Mind Your Marbles

So a few things happened recently.

I’ve been feeling a little bit totally knackered.  Like, floored.  The kind of tired you can only be in the run up to Christmas I suppose.  It’s been one of my first questions to friends I’ve bumped into – ‘I’m tired – are you tired?’  And, given their answers, there would appear to be an epidemic of fatigue.  As always in December, there’s a lot going on.  However casual and low-key you play it, Christmas makes for extra work for us all.  Work will always be manic in the wind-down to a few days off and then there’s the entire Winter Solstice to take into consideration which, if intelligence dictated, would enforce a widespread hibernation of mankind rather than a ‘party season’ of enforced socialising.  With the eldest in school I’ve been feeling this year like no other, this past semester dragging on and on through dismal weather, dreaded coughs and school nativity rehearsals.

A lot, I know.  But even all of this wouldn’t add up to the level of yawnage I’m talking about.

The other week I finally, at last, sent a text to a dear friend who had been on my mind for a while, a long while.  And why had it taken me so bloody long to write this short message to her?  This kind of stuff is a pattern which repeats itself in my life and I have no answer why I procrastinate on tiny bits and bobs that feel so good once they’re completed.  It’s ridiculous, I need to buck up…  I keep telling myself.  I cannot overstate how important my friendships are to me, but sometimes it can feel like a real struggle to stay in touch with everyone and be in each others lives as much as I know we’d all like.  It takes time and, well, effort.  And effort takes energy.

The same morning, doing a few jobs around town, I happened to bump into a lovely neighbour of mine.  I met her with her beautiful 7 week old and teddy-surrounded toddler as she picked up some bits.  And although we only had a few minutes to catch up before she made a dash to collect her little girl from playschool, our chat followed the usual route of straight to the core.  We commiserated with each other’s tiredness, indulged each other in our talk of broken sleep and demanding days.  ‘Emotional availability’, she said.  ‘I just don’t have the capacity to be emotionally available to everyone right now.  You should write a blog post about it.’  BINGO I thought.  That’s exactly what I’ve been feeling!  I just didn’t have the words to label it.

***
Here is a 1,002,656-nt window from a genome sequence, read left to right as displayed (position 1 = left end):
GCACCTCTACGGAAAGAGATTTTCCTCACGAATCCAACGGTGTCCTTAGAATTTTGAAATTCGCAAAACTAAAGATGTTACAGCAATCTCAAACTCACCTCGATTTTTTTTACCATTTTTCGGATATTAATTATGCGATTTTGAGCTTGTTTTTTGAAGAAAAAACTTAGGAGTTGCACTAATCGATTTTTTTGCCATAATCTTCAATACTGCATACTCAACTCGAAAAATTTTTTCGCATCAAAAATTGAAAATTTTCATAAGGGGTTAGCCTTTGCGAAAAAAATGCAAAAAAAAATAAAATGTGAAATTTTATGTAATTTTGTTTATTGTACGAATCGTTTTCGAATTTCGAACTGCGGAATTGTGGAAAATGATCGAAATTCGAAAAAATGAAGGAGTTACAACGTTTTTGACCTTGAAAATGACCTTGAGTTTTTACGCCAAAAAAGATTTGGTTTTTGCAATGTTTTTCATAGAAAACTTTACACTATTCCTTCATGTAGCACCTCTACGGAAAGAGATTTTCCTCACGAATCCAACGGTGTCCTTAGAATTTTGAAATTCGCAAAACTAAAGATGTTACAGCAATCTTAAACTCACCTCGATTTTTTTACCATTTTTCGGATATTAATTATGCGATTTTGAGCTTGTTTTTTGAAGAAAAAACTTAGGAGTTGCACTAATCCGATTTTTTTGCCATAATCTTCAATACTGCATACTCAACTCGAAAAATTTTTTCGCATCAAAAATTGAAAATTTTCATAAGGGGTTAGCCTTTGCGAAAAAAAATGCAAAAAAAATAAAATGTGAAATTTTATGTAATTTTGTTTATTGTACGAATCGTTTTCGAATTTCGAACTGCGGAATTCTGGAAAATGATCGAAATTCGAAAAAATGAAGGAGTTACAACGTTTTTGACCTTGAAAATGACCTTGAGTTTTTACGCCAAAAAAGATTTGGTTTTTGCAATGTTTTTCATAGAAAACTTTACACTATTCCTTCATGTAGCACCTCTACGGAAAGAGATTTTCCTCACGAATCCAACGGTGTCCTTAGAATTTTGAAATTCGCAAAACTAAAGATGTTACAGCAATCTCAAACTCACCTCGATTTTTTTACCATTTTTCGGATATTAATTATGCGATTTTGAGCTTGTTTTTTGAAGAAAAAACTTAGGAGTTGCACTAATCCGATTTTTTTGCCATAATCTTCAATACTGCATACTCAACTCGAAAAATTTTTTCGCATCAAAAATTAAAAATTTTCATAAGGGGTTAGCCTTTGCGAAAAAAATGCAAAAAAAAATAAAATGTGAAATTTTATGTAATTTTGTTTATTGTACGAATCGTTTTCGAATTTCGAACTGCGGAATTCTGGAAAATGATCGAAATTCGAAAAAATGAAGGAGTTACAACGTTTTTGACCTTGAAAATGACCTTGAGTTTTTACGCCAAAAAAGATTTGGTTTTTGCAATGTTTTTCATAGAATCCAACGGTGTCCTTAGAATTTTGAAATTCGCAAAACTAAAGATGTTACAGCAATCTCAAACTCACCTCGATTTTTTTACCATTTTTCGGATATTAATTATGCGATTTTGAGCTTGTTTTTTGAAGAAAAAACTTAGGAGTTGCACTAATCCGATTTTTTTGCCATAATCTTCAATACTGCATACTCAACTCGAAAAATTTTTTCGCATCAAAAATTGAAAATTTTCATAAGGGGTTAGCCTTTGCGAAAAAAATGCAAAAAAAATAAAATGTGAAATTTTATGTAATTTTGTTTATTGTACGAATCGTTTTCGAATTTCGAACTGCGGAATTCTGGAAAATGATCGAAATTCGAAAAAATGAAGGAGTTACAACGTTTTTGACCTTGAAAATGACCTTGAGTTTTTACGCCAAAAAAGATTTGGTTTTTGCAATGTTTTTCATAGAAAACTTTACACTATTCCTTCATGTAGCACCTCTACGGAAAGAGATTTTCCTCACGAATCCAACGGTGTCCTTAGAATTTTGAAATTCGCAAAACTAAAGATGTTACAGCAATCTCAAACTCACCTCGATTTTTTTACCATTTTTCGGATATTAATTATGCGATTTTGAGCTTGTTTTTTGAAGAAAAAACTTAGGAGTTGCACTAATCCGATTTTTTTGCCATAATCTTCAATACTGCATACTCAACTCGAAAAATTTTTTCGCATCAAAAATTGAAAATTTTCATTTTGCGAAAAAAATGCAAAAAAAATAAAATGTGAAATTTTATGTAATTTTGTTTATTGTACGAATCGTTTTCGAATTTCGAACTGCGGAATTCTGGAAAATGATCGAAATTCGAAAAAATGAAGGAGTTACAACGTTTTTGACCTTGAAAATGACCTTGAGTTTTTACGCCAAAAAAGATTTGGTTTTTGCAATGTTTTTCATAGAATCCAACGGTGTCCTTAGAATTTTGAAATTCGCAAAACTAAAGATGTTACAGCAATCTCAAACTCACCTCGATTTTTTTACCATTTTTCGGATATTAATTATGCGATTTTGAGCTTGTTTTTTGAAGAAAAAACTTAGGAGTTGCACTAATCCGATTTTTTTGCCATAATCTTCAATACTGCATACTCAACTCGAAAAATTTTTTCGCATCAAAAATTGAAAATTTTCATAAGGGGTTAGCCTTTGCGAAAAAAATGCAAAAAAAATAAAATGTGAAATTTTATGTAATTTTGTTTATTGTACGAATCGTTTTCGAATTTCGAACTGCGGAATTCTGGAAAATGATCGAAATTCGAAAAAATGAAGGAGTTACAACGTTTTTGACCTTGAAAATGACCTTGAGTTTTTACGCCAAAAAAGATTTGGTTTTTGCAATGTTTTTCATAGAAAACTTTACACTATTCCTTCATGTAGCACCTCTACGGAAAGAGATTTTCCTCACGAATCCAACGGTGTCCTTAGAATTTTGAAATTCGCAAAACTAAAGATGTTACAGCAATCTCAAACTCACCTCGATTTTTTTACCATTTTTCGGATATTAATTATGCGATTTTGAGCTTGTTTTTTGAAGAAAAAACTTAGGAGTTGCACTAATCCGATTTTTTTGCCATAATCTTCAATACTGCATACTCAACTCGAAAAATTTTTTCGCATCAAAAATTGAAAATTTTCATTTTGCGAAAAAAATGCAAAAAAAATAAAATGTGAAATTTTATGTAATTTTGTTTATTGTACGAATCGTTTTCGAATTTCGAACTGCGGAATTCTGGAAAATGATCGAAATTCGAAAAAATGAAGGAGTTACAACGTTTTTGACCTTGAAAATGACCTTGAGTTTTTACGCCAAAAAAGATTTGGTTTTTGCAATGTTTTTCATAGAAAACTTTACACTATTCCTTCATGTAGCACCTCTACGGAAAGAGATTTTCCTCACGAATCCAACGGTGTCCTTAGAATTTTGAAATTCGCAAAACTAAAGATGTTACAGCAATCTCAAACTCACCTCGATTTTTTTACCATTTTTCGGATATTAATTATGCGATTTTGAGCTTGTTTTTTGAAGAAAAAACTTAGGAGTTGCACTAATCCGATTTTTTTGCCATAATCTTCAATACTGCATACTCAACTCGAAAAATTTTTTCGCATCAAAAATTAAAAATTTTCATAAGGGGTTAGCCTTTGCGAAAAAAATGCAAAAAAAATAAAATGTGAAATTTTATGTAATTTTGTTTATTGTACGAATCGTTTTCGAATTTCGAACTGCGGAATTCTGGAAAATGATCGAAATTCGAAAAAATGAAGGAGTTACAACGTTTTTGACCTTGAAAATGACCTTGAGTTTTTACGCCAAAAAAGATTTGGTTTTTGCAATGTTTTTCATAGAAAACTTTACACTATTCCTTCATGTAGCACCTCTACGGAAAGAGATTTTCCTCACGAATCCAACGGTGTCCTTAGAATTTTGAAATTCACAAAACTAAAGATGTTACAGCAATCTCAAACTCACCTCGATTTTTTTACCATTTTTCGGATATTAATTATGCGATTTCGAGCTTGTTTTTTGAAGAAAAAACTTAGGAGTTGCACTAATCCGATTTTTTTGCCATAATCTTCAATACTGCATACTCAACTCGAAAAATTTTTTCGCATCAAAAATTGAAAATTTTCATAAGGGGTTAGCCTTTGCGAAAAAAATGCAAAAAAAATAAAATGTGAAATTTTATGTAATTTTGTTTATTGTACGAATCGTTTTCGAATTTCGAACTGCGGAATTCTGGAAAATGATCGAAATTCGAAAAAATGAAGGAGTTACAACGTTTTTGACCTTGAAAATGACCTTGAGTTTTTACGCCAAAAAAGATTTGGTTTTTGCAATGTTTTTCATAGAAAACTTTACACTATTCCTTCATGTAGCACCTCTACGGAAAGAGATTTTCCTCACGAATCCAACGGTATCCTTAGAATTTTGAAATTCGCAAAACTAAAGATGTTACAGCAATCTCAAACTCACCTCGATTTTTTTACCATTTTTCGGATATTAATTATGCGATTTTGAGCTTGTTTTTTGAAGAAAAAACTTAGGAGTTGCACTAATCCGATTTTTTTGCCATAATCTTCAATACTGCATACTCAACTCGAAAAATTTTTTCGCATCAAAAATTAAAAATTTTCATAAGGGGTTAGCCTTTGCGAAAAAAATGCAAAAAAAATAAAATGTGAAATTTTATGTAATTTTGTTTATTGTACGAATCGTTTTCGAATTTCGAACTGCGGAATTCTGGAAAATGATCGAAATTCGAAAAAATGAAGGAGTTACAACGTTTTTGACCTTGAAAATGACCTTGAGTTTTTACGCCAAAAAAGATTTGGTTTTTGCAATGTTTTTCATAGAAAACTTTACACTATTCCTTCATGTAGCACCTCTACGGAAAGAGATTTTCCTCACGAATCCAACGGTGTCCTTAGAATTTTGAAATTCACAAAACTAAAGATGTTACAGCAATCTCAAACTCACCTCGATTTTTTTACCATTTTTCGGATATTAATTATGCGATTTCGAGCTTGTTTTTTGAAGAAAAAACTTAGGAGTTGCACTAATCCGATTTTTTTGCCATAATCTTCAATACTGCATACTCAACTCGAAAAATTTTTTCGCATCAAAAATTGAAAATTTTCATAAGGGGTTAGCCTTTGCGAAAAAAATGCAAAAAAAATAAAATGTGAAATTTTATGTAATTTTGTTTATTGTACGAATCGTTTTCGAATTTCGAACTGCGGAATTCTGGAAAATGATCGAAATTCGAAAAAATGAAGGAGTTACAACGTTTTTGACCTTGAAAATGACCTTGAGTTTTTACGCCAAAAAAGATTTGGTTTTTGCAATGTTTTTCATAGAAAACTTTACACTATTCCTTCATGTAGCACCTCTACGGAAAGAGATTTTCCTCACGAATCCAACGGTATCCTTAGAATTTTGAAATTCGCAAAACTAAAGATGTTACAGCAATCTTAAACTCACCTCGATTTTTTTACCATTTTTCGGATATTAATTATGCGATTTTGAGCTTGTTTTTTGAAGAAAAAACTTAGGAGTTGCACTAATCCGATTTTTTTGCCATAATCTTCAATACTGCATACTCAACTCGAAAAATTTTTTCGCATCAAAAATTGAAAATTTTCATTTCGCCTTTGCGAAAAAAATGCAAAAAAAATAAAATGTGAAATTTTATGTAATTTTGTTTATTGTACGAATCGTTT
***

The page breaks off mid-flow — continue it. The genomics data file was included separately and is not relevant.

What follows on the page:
The idea of emotional availability is an important part of the exhaustion jigsaw.  There’s been a lot of talk lately around Emotional Labour, that extra largely unseen volume of work that is primarily, it seems, undertaken by women – like buying gifts, sending cards, making appointments, that kind of stuff.  The toll it takes is real and it’s a big drain on your energy, your time and, guess what, your emotions!  Add that to the emotional ups, downs and in-betweens that come in the lead up to St. Nick’s visit and you’ll begin to see why your emotional resources may be on their knees.  It’s the thinking about, organising for and considering everyone else that’ll have you wiped – and yet because you don’t really see the output – or at least you have never been taught to register how much ‘giving’, emotionally, takes out of you – it’s almost like an invisible energy zapper.  You can’t pick up the phone to text a friend, but you can’t really put your finger on why…  And all this combines to ensure that you remain steadfastly emotionally unavailable to many, including yourself.

On a personal level, I’ve only recently started to realise the impact of my day job on my emotional reserves.  While I would always have said I was co-ordinating and distracting children all day, I’m actually just dealing with their ongoing bouts of anger, excitement, disappointment, elation, frustration, sadness etc.  Basically, I hang on to the coat tails of the crazy train for my entire day as I guide, sooth and manage three munchkins through an extreme range of childish emotions.  And that’s all fine.  It’s just good to acknowledge that this can be extremely challenging when it comes to maintaining my own emotional resources.  I like being at home with the kids, but I always feel my day would be vastly improved if I just had a ten minute commute to and from work.  Some mind space, just to have the chance to go into neutral for a while.  To top myself up, a chance to re-set systems and renew my emotional reserves.

My friend said she does this by scrolling through Instagram.  Once the kids are in bed, some mindless flicking through pretty pictures helps her negate the mind-full of chatter and chaos she’s left with after a day of full-on parenting.  I’m totally with her.  That, or a good dose of the Kardashians, or a walk or whatever mindless, emotionless activity you can think up that asks nothing of you and requires minimal effort.  After a bout on Facebook or half an hour spent catching up on celebrity gossip you may just find it within your ability to message that friend or check in with your brother or chat to your other half in a meaningful way.

I’m really hoping 2020 brings more energy to my days, helping me become that friend who sends the messages, keeps in touch and organises the meet-ups.  But I also know that I really am doing my best – maybe becoming more aware of the fact my emotional reserves can only stretch so far would be the smartest – and kindest – way of kicking off a new decade.

Happy New Year friends!  Mind your marbles, X


3 thoughts on “Mind Your Marbles

  1. Pingback: It’s Not About You | i am Laurie m

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